Northeastern Section - 57th Annual Meeting - 2022

Paper No. 23-7
Presentation Time: 10:15 AM


SARIKIN SAMARI, Labib1, CHENG, Zhongqi1, OLGA, Vargas1, MCLAUGHLIN, Kaitlin1, BEGUM, Kohinoor2, DAVID, Seidemann3, ENGEL-DIMAURO, Salvado4, GROFFMAN, Peter1, SHAW, Richard K.1 and TIMCHENKO, Elena5, (1)Department of Earth and Environmental Science, Brooklyn College, 2900 Bedford Avenue, Brooklyn, NY 11210, (2)Earth and Environmental Sciences, The CUNY Graduate Center, New York, NY 10016, (3)Brooklyn College, City University of New York, New York, NY 11377, (4)Earth and environmental science, SUNY, 1 Hawk Dr,, New Paltz, NY 12561, (5)Department of Earth and Environmental Science, Brooklyn College of The City University of New York, 2900 Bedford Avenue, Brooklyn, NY 11210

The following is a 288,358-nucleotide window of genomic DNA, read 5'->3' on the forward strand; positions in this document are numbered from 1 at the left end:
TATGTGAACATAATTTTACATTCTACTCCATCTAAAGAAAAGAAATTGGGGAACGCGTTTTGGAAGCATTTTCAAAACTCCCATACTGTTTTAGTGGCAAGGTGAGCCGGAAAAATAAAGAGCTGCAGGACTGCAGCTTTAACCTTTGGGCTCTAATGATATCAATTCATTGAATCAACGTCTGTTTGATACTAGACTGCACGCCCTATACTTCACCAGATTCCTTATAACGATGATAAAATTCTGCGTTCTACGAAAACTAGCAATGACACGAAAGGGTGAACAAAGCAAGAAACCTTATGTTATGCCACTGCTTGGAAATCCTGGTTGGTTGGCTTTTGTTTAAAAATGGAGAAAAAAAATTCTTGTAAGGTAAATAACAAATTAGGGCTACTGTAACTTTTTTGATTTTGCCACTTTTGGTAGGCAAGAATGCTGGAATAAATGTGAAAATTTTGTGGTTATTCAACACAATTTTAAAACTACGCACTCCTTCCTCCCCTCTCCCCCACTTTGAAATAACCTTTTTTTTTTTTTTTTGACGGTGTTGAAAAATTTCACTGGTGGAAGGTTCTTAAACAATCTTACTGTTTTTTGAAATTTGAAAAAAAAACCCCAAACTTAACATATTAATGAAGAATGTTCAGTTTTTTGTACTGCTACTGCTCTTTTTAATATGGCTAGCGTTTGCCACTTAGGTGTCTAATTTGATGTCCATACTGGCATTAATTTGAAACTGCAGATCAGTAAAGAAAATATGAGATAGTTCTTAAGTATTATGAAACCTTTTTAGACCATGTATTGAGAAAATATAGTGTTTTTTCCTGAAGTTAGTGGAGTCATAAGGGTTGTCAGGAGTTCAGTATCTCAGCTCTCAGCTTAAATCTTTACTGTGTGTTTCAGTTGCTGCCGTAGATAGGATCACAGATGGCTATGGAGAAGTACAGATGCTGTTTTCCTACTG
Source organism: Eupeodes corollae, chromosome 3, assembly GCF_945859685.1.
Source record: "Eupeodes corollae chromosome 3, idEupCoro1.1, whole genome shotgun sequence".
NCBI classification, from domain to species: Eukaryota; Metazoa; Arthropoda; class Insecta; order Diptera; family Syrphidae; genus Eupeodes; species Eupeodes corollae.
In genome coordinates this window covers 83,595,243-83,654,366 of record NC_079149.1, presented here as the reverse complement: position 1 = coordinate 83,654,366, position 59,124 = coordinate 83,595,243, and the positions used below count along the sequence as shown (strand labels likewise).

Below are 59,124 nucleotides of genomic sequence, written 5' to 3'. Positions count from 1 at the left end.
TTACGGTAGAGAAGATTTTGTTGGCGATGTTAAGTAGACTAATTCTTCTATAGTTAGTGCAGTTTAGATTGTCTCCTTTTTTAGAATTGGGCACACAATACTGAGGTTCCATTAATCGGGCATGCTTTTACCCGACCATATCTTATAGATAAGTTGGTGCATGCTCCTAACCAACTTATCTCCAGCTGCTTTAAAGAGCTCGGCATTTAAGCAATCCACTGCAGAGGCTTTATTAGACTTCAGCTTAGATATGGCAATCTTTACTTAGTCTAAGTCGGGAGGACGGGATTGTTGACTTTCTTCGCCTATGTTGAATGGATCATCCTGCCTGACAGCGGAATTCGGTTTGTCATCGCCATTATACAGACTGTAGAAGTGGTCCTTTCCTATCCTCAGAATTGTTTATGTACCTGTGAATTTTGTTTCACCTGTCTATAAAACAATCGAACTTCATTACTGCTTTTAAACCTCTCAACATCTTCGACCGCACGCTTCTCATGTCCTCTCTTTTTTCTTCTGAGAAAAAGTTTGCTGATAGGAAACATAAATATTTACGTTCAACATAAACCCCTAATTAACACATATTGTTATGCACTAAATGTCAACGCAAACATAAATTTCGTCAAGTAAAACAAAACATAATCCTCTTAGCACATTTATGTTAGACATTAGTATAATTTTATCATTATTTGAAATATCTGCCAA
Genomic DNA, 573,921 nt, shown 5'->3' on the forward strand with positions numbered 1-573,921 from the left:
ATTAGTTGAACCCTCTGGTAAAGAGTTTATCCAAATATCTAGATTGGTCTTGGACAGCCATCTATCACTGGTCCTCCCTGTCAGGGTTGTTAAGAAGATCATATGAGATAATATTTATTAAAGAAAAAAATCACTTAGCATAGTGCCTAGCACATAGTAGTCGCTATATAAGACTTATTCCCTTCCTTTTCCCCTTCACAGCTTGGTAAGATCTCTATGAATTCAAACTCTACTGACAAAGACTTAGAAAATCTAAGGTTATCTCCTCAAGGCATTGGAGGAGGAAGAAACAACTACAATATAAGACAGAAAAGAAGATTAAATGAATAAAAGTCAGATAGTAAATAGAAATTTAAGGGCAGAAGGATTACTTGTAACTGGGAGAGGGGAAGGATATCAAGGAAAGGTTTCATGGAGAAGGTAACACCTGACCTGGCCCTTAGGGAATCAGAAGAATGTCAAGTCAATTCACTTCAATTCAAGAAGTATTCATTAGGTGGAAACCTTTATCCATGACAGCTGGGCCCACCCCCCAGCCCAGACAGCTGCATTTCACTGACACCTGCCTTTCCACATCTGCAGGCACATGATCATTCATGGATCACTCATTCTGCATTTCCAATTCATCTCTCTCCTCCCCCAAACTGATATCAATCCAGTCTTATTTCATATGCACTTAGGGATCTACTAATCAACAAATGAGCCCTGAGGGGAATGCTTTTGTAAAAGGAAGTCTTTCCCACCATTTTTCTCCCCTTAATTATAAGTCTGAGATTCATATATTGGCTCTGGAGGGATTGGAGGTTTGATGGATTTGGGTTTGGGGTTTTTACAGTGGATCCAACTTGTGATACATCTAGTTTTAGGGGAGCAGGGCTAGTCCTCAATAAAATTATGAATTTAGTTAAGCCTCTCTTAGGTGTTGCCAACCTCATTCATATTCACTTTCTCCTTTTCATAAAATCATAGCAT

In New York City, thousands of engineered green infrastructure sites (GI, mainly bioswales) have been built as a nature-based strategy to capture stormwater runoff, reduce the combined sewer overflow and thereby helps improve the health of local waterways. Since these GIs were built, soils in these systems have gone through unique development processes, perhaps expedited by constant flooding and dry cycles, as well as a number of anthropogenic factors. The development of soil profiles in these green infrastructure systems, has rarely been studied if at all, could control the long term sustainability and their ecological functions. The objective of the study is to understand the general characteristics of the existing soil profiles, and to understand the effects of GI design parameters on the rate and process of soil development. Four sites in Brooklyn of New York City, established between 2010-2011, are studied. The sites include three right-of-way bioswales (ROWB) and one vegetative swale (VS), each with different watershed ratio (watershed area: GI footprint) but very similar engineered soil mix installed at the beginning. The depth of soils varies from 2 to 5 feet, depending on the GI design. Because excavation for pits were not permitted, soils profiles were described in the field based on auger samples. Bulk samples from different horizons were collected for the characterization of a suite of physical and chemical properties in the lab. These include soil moisture content, texture, pH, organic matter content, total C and total N, metals, as well as black carbon. Preliminary results show interesting horizonation of these parameters, indicating the movement and redistribution of particles and chemical constituents, as well as other biogeochemical processes that led to the addition or loss of materials. These processes have important implications in water infiltration rates and thus the effectiveness for stormwater capture and storage, fate and transport of nutrients and contaminants. The results will also inform better design and maintenance requirements of such systems.